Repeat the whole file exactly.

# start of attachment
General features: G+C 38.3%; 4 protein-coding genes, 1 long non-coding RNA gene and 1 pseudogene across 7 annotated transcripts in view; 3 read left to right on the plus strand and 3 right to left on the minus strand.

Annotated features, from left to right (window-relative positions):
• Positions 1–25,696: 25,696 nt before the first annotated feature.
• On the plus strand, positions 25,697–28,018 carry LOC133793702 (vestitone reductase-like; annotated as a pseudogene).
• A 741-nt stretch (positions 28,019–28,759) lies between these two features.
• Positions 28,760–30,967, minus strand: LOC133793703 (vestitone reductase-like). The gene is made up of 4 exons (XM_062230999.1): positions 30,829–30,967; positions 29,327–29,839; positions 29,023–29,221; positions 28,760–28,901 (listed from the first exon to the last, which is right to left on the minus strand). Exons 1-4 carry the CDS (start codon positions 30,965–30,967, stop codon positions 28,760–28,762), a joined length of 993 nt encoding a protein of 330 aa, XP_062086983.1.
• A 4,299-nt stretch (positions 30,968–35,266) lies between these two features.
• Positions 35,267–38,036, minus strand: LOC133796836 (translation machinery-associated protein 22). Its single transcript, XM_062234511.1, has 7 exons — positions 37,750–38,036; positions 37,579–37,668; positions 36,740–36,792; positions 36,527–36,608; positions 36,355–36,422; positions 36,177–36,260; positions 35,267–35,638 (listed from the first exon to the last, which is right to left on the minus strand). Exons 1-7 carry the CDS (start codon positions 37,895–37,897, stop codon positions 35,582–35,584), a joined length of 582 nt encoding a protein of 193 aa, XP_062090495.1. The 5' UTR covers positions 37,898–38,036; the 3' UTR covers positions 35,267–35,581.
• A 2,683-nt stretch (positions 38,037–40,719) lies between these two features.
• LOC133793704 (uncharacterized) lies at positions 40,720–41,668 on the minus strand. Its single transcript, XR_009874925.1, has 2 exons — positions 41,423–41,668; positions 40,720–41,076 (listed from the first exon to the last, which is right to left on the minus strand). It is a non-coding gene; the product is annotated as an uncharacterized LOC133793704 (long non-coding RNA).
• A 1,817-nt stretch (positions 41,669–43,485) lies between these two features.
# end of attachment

General features: G+C 38.3%; 4 protein-coding genes, 1 long non-coding RNA gene and 1 pseudogene across 7 annotated transcripts in view; 3 read left to right on the plus strand and 3 right to left on the minus strand.

Annotated features, from left to right (window-relative positions):
• Positions 1–25,696: 25,696 nt before the first annotated feature.
• On the plus strand, positions 25,697–28,018 carry LOC133793702 (vestitone reductase-like; annotated as a pseudogene).
• A 741-nt stretch (positions 28,019–28,759) lies between these two features.
• Positions 28,760–30,967, minus strand: LOC133793703 (vestitone reductase-like). The gene is made up of 4 exons (XM_062230999.1): positions 30,829–30,967; positions 29,327–29,839; positions 29,023–29,221; positions 28,760–28,901 (listed from the first exon to the last, which is right to left on the minus strand). Exons 1-4 carry the CDS (start codon positions 30,965–30,967, stop codon positions 28,760–28,762), a joined length of 993 nt encoding a protein of 330 aa, XP_062086983.1.
• A 4,299-nt stretch (positions 30,968–35,266) lies between these two features.
• Positions 35,267–38,036, minus strand: LOC133796836 (translation machinery-associated protein 22). Its single transcript, XM_062234511.1, has 7 exons — positions 37,750–38,036; positions 37,579–37,668; positions 36,740–36,792; positions 36,527–36,608; positions 36,355–36,422; positions 36,177–36,260; positions 35,267–35,638 (listed from the first exon to the last, which is right to left on the minus strand). Exons 1-7 carry the CDS (start codon positions 37,895–37,897, stop codon positions 35,582–35,584), a joined length of 582 nt encoding a protein of 193 aa, XP_062090495.1. The 5' UTR covers positions 37,898–38,036; the 3' UTR covers positions 35,267–35,581.
• A 2,683-nt stretch (positions 38,037–40,719) lies between these two features.
• LOC133793704 (uncharacterized) lies at positions 40,720–41,668 on the minus strand. Its single transcript, XR_009874925.1, has 2 exons — positions 41,423–41,668; positions 40,720–41,076 (listed from the first exon to the last, which is right to left on the minus strand). It is a non-coding gene; the product is annotated as an uncharacterized LOC133793704 (long non-coding RNA).
• A 1,817-nt stretch (positions 41,669–43,485) lies between these two features.